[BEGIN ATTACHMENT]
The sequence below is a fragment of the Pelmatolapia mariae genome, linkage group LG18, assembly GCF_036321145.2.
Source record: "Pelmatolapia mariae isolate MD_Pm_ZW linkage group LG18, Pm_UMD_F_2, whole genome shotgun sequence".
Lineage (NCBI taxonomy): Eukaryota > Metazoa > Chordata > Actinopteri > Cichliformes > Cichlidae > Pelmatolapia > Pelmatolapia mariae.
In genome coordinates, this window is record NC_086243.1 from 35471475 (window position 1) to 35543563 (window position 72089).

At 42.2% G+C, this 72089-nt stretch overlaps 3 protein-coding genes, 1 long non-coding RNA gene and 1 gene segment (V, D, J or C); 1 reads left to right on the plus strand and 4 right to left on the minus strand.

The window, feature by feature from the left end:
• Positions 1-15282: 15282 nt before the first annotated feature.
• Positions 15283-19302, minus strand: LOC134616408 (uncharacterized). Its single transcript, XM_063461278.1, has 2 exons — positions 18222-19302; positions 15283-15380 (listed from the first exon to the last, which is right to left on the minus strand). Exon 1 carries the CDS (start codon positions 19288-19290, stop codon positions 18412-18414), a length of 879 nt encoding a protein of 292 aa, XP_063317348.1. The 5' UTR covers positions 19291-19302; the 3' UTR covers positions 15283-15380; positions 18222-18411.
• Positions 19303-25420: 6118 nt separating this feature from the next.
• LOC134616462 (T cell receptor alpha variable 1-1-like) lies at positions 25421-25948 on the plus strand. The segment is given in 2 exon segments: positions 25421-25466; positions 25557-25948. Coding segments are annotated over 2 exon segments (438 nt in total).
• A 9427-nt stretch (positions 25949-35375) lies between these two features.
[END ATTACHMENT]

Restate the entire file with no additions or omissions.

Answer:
The sequence below is a fragment of the Pelmatolapia mariae genome, linkage group LG18, assembly GCF_036321145.2.
Source record: "Pelmatolapia mariae isolate MD_Pm_ZW linkage group LG18, Pm_UMD_F_2, whole genome shotgun sequence".
Lineage (NCBI taxonomy): Eukaryota > Metazoa > Chordata > Actinopteri > Cichliformes > Cichlidae > Pelmatolapia > Pelmatolapia mariae.
In genome coordinates, this window is record NC_086243.1 from 35471475 (window position 1) to 35543563 (window position 72089).

At 42.2% G+C, this 72089-nt stretch overlaps 3 protein-coding genes, 1 long non-coding RNA gene and 1 gene segment (V, D, J or C); 1 reads left to right on the plus strand and 4 right to left on the minus strand.

The window, feature by feature from the left end:
• Positions 1-15282: 15282 nt before the first annotated feature.
• Positions 15283-19302, minus strand: LOC134616408 (uncharacterized). Its single transcript, XM_063461278.1, has 2 exons — positions 18222-19302; positions 15283-15380 (listed from the first exon to the last, which is right to left on the minus strand). Exon 1 carries the CDS (start codon positions 19288-19290, stop codon positions 18412-18414), a length of 879 nt encoding a protein of 292 aa, XP_063317348.1. The 5' UTR covers positions 19291-19302; the 3' UTR covers positions 15283-15380; positions 18222-18411.
• Positions 19303-25420: 6118 nt separating this feature from the next.
• LOC134616462 (T cell receptor alpha variable 1-1-like) lies at positions 25421-25948 on the plus strand. The segment is given in 2 exon segments: positions 25421-25466; positions 25557-25948. Coding segments are annotated over 2 exon segments (438 nt in total).
• A 9427-nt stretch (positions 25949-35375) lies between these two features.